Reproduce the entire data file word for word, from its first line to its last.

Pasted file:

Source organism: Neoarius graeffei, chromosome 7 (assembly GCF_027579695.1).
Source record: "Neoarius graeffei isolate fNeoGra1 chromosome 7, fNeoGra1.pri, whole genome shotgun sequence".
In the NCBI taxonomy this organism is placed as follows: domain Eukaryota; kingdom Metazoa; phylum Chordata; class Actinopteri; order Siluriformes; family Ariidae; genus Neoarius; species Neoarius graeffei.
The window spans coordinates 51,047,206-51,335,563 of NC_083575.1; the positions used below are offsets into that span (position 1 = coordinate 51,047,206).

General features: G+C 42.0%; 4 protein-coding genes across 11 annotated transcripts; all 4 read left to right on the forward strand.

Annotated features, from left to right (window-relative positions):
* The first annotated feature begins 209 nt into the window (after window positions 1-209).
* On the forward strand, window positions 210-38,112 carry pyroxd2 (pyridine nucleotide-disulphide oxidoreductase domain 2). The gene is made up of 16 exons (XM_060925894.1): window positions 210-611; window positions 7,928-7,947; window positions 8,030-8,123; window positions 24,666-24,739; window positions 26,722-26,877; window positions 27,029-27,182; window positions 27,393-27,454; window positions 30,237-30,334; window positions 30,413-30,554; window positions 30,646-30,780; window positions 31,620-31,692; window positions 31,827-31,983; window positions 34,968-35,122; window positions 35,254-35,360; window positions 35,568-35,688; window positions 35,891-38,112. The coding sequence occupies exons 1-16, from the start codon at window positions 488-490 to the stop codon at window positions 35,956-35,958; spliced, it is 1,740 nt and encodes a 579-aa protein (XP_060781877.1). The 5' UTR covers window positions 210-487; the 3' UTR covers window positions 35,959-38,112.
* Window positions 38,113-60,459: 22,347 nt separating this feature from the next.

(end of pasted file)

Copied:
Source organism: Neoarius graeffei, chromosome 7 (assembly GCF_027579695.1).
Source record: "Neoarius graeffei isolate fNeoGra1 chromosome 7, fNeoGra1.pri, whole genome shotgun sequence".
In the NCBI taxonomy this organism is placed as follows: domain Eukaryota; kingdom Metazoa; phylum Chordata; class Actinopteri; order Siluriformes; family Ariidae; genus Neoarius; species Neoarius graeffei.
The window spans coordinates 51,047,206-51,335,563 of NC_083575.1; the positions used below are offsets into that span (position 1 = coordinate 51,047,206).

General features: G+C 42.0%; 4 protein-coding genes across 11 annotated transcripts; all 4 read left to right on the forward strand.

Annotated features, from left to right (window-relative positions):
* The first annotated feature begins 209 nt into the window (after window positions 1-209).
* On the forward strand, window positions 210-38,112 carry pyroxd2 (pyridine nucleotide-disulphide oxidoreductase domain 2). The gene is made up of 16 exons (XM_060925894.1): window positions 210-611; window positions 7,928-7,947; window positions 8,030-8,123; window positions 24,666-24,739; window positions 26,722-26,877; window positions 27,029-27,182; window positions 27,393-27,454; window positions 30,237-30,334; window positions 30,413-30,554; window positions 30,646-30,780; window positions 31,620-31,692; window positions 31,827-31,983; window positions 34,968-35,122; window positions 35,254-35,360; window positions 35,568-35,688; window positions 35,891-38,112. The coding sequence occupies exons 1-16, from the start codon at window positions 488-490 to the stop codon at window positions 35,956-35,958; spliced, it is 1,740 nt and encodes a 579-aa protein (XP_060781877.1). The 5' UTR covers window positions 210-487; the 3' UTR covers window positions 35,959-38,112.
* Window positions 38,113-60,459: 22,347 nt separating this feature from the next.